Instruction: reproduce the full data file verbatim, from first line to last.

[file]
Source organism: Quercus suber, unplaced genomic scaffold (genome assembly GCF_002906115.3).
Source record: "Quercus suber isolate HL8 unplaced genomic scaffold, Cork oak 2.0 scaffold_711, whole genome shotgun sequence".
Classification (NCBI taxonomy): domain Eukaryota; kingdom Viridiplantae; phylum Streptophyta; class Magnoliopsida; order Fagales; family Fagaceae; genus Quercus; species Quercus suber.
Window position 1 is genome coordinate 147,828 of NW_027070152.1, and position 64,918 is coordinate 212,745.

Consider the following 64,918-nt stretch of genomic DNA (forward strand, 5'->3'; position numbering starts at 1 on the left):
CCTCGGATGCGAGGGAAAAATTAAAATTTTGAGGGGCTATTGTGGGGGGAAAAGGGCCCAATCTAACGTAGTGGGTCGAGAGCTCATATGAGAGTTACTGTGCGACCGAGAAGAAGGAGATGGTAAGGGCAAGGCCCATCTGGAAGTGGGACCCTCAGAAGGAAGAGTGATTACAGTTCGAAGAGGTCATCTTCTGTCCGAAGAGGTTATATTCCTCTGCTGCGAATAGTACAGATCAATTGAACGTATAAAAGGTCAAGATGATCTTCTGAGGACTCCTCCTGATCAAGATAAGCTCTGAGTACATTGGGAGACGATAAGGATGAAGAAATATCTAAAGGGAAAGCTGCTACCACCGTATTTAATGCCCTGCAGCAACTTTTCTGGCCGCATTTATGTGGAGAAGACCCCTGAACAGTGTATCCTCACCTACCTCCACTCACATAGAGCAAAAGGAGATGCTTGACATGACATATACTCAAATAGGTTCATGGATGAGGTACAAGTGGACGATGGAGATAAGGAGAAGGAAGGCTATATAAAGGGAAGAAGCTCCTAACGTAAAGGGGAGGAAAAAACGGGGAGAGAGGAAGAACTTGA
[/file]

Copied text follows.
Source organism: Quercus suber, unplaced genomic scaffold (genome assembly GCF_002906115.3).
Source record: "Quercus suber isolate HL8 unplaced genomic scaffold, Cork oak 2.0 scaffold_711, whole genome shotgun sequence".
Classification (NCBI taxonomy): domain Eukaryota; kingdom Viridiplantae; phylum Streptophyta; class Magnoliopsida; order Fagales; family Fagaceae; genus Quercus; species Quercus suber.
Window position 1 is genome coordinate 147,828 of NW_027070152.1, and position 64,918 is coordinate 212,745.

Consider the following 64,918-nt stretch of genomic DNA (forward strand, 5'->3'; position numbering starts at 1 on the left):
CCTCGGATGCGAGGGAAAAATTAAAATTTTGAGGGGCTATTGTGGGGGGAAAAGGGCCCAATCTAACGTAGTGGGTCGAGAGCTCATATGAGAGTTACTGTGCGACCGAGAAGAAGGAGATGGTAAGGGCAAGGCCCATCTGGAAGTGGGACCCTCAGAAGGAAGAGTGATTACAGTTCGAAGAGGTCATCTTCTGTCCGAAGAGGTTATATTCCTCTGCTGCGAATAGTACAGATCAATTGAACGTATAAAAGGTCAAGATGATCTTCTGAGGACTCCTCCTGATCAAGATAAGCTCTGAGTACATTGGGAGACGATAAGGATGAAGAAATATCTAAAGGGAAAGCTGCTACCACCGTATTTAATGCCCTGCAGCAACTTTTCTGGCCGCATTTATGTGGAGAAGACCCCTGAACAGTGTATCCTCACCTACCTCCACTCACATAGAGCAAAAGGAGATGCTTGACATGACATATACTCAAATAGGTTCATGGATGAGGTACAAGTGGACGATGGAGATAAGGAGAAGGAAGGCTATATAAAGGGAAGAAGCTCCTAACGTAAAGGGGAGGAAAAAACGGGGAGAGAGGAAGAACTTGA